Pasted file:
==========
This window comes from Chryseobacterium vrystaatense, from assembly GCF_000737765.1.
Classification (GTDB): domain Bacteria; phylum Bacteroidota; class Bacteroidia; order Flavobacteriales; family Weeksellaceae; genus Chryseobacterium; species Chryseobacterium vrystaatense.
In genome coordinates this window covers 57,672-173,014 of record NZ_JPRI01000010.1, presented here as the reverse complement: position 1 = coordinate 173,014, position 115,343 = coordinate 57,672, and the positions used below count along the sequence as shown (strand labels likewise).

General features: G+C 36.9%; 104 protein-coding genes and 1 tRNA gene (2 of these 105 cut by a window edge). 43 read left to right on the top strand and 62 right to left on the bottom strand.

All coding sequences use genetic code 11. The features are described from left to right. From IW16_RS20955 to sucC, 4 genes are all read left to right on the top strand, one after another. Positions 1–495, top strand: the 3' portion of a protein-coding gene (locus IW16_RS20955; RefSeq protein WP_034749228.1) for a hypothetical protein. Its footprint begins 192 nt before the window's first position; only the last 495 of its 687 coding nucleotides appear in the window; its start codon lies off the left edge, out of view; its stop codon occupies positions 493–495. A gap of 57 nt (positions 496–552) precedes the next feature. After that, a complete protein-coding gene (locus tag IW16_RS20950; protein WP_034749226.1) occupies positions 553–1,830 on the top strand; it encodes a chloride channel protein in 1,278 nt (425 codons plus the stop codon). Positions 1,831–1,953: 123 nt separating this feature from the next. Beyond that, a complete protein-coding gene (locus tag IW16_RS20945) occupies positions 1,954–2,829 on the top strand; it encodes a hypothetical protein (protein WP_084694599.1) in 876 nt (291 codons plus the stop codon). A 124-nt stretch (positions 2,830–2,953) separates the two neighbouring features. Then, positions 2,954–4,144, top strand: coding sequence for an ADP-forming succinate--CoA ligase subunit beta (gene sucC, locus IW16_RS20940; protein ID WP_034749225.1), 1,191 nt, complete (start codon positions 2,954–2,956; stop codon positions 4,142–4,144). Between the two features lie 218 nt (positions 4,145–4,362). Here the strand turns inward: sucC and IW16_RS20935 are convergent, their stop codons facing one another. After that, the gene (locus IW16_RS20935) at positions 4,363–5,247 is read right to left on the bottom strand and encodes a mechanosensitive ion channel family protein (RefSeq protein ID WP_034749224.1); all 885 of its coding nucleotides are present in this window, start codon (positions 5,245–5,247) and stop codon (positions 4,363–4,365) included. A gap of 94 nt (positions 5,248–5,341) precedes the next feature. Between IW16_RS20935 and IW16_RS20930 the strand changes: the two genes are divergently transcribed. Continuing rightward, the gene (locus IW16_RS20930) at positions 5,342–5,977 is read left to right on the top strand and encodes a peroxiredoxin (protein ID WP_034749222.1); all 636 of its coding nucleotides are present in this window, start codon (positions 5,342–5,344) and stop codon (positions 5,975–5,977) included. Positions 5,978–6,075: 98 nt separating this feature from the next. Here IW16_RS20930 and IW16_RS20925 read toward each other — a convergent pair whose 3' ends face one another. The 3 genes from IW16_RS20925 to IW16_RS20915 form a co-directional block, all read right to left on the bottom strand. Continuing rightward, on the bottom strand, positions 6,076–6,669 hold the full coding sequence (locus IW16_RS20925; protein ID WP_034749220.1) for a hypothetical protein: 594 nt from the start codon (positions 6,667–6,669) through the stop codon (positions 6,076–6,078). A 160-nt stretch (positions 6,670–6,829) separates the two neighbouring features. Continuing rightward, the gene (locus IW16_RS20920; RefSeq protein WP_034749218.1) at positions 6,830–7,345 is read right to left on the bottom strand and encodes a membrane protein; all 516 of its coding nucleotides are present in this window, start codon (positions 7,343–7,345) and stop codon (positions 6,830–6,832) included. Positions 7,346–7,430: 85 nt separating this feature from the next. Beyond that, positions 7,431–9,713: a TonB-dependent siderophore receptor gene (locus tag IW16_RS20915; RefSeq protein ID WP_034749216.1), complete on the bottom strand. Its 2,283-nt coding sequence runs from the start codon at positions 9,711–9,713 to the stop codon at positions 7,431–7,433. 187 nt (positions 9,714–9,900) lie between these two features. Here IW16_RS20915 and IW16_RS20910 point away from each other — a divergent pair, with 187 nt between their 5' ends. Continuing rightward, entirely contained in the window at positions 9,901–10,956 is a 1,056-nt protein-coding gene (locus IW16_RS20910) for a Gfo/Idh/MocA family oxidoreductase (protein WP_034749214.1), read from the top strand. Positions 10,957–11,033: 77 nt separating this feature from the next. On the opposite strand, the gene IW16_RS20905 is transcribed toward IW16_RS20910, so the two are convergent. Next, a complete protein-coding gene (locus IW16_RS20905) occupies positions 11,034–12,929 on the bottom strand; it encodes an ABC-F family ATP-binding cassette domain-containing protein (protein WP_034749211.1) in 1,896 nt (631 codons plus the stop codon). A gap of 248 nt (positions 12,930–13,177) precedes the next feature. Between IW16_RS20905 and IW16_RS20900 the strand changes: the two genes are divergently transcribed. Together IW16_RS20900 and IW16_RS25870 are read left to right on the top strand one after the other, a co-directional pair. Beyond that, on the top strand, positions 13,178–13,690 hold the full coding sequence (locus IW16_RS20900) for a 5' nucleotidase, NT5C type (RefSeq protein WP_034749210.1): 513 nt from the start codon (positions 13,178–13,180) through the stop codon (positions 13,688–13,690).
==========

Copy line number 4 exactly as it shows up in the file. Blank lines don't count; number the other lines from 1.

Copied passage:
General features: G+C 36.9%; 104 protein-coding genes and 1 tRNA gene (2 of these 105 cut by a window edge). 43 read left to right on the top strand and 62 right to left on the bottom strand.